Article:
Tag Archives: church

The Church vs The Body

Ok, I know, I’m probably taking this all way too seriously.

I started with an almost random thought in “What is the Church?” and perhaps should have let it go but continued in “Consumer Spirituality” I’m just trying to sort out how this whole “one body with one head” works in light of what seems to be an accelerated rate of division in the church.

To be fair I’m not trying to blame anybody here. I’m just pointing out what I feel is a disturbing observation, made even more disturbing for the fact that it seems to mirror the rapidly decomposing and increasing adversarial political landscape.

If I were to try to roll up all the comments I’ve had on the last two posts the theme that seems to emerge looks something like this:

“Yes, the global church should be more unified and it is something we need to work on but were all just broken, wounded people so it is good that we’re at least able to worship together in small groups or in local bodies.”

Wow. “Sorry Jesus, we know you’re the head and we’re supposed to be one body but we’re all broke up just now so we’ll get back to you.”

I wonder though…not to let us off the hook but, is it perhaps more of maturity issue?

Ephesians 4:11 So Christ himself gave the apostles, the prophets, the evangelists, the pastors and teachers, 12 to equip his people for works of service, so that the body of Christ may be built up 13 until we all reach unity in the faith and in the knowledge of the Son of God and become mature, attaining to the whole measure of the fullness of Christ.

14 Then we will no longer be infants, tossed back and forth by the waves, and blown here and there by every wind of teaching and by the cunning and craftiness of people in their deceitful scheming. 15 Instead, speaking the truth in love, we will grow to become in every respect the mature body of him who is the head, that is, Christ. 16 From him the whole body, joined and held together by every supporting ligament, grows and builds itself up in love, as each part does its work.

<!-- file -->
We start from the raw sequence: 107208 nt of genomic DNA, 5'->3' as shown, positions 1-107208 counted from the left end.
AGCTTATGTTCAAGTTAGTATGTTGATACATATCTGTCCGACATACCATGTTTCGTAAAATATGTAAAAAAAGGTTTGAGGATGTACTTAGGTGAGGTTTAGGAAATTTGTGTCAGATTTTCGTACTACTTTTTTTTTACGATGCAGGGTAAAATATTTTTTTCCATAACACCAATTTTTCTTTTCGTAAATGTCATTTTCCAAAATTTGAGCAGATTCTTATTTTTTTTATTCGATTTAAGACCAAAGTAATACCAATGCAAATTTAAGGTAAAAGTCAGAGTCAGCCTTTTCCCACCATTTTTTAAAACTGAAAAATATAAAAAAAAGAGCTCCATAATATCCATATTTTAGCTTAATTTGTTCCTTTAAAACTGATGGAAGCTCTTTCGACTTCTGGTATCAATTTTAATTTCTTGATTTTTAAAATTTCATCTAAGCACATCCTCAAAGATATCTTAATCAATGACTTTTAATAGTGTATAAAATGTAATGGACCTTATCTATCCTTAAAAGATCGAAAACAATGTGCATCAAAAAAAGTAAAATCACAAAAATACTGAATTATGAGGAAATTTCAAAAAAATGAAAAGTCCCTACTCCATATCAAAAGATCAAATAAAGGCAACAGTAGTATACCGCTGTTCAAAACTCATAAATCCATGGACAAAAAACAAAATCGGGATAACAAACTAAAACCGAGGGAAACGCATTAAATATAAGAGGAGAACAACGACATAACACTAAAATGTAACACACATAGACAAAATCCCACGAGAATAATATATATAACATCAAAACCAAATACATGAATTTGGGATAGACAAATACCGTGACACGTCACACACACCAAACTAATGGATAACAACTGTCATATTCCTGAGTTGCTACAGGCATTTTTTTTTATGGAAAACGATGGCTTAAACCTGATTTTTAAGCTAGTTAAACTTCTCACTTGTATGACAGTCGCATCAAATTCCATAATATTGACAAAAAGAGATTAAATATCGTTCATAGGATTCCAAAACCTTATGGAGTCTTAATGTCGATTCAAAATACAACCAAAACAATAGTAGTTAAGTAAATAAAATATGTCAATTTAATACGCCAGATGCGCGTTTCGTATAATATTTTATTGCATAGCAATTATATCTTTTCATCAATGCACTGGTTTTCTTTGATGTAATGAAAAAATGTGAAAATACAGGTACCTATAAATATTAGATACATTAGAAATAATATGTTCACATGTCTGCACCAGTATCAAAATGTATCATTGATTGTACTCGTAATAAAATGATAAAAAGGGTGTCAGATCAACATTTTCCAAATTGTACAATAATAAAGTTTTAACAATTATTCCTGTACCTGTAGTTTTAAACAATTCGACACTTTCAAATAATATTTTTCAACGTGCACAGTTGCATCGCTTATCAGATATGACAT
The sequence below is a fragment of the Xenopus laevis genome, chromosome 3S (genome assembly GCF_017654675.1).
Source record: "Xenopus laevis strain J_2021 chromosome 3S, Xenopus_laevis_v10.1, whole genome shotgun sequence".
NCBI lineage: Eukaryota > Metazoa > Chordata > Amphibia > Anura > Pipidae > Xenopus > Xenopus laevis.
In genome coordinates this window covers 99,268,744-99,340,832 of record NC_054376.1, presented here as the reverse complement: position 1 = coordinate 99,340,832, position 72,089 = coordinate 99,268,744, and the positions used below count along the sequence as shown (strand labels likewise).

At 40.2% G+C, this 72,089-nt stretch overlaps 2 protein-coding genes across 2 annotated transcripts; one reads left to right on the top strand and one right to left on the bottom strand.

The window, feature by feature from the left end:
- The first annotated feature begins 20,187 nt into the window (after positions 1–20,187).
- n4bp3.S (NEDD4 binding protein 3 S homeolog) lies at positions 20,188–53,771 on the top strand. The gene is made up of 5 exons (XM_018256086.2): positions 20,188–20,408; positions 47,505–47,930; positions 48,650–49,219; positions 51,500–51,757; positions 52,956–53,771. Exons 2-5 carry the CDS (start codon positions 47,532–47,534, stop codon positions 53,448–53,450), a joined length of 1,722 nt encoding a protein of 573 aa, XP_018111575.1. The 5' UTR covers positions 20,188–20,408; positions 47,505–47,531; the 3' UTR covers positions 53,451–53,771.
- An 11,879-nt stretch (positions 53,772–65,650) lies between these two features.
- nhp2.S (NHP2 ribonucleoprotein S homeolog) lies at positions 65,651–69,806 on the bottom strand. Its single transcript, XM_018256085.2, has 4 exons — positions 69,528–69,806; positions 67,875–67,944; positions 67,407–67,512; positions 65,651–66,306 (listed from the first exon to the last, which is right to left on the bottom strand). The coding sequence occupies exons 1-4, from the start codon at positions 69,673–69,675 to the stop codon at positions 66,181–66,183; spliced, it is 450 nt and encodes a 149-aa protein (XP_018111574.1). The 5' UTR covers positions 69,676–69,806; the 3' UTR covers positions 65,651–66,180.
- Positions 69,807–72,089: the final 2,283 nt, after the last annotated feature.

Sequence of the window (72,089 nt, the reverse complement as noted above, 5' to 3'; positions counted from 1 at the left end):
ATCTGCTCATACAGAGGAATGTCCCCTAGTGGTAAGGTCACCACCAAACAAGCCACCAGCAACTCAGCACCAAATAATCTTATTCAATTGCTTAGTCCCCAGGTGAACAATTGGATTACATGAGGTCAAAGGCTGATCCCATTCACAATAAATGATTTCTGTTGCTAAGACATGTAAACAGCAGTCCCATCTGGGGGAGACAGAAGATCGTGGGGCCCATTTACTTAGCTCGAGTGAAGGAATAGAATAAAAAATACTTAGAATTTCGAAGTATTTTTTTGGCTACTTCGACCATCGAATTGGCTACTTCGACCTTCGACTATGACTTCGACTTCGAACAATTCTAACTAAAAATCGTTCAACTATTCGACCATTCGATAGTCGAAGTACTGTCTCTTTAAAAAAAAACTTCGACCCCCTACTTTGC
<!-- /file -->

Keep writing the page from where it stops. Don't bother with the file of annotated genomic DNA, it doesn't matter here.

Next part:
Is Paul saying here that spiritual gifts were given with the intent in mind that they’d be used to bring the WHOLE Body to maturity and unity? Is it an end state or goal rather than an ongoing operating model? If so shouldn’t we be working towards that end?

In light of all of the “church advertising” that seems to want to say, “we’re more relevant than your old church” or “we do church different” or “we’re different that your parents church” or “we’re protestant not catholic” I wonder when we start to cross the line from being one Body unified in Christ and become a house divided against itself?

If this state of unity of the Body is a mature end state or goal what can we do today to help individuals and churches move in that direction?

Consumer Spirituality

Warning: Thinking out loud to follow…

On Monday I asked the question, “What is the Church?”

The answers some of you provided were all pretty solid. But they left me wanting.

Most of them took the tack of either describing the “real” church vs. something else, or the “localized” body vs. the larger all inclusive body. What I’m struggling with is the fact that almost everyone I know immediately takes the global body of believers and breaks it down into something more manageable.

I think we do it because we don’t see the global body functioning like one.

The trouble with that is that we go to a denominational distinction, or a theological distinction that separates, divides, sorts out rather than including and fostering unity. But should we be fostering unity? Yes, yes I know the New testament calls believers to unity in the faith but as soon as you start talking ecumenical-ism people get all fired up and start worrying about the One World Church of the Anti-Christ!!

In order to avoid THAT entanglement people start to talk about individual faith. Which leads to comments about individual faith experience, which leads to existentialism, which leads to Nietzsche, which is NEVER fun.

And while we’d like to think we don’t go THAT far…what about comments like these:

  • “We’re church shopping at the moment”
  • “The Bible calls us to give financially and you really ought to give where you’re being fed.”
  • “We really enjoy more of a contemporary service.”
  • “We’re looking for deeper teaching on Sunday.”

Nothing necessarily wrong with those right? Except that they sound an awful lot like someone trying to select a great restaurant: Right for the occasion, value for your food dollar, ambiance, interesting menu…

Is it possible that we’ve become so good at consuming that we’ve fit church into our shopping basket mentality too?

Before you go condemning the consumer wholly, (I REALLY wanted to typo there and go with Holy), you have to ask if the church models through which we browse doesn’t in some ways facilitate such thinking.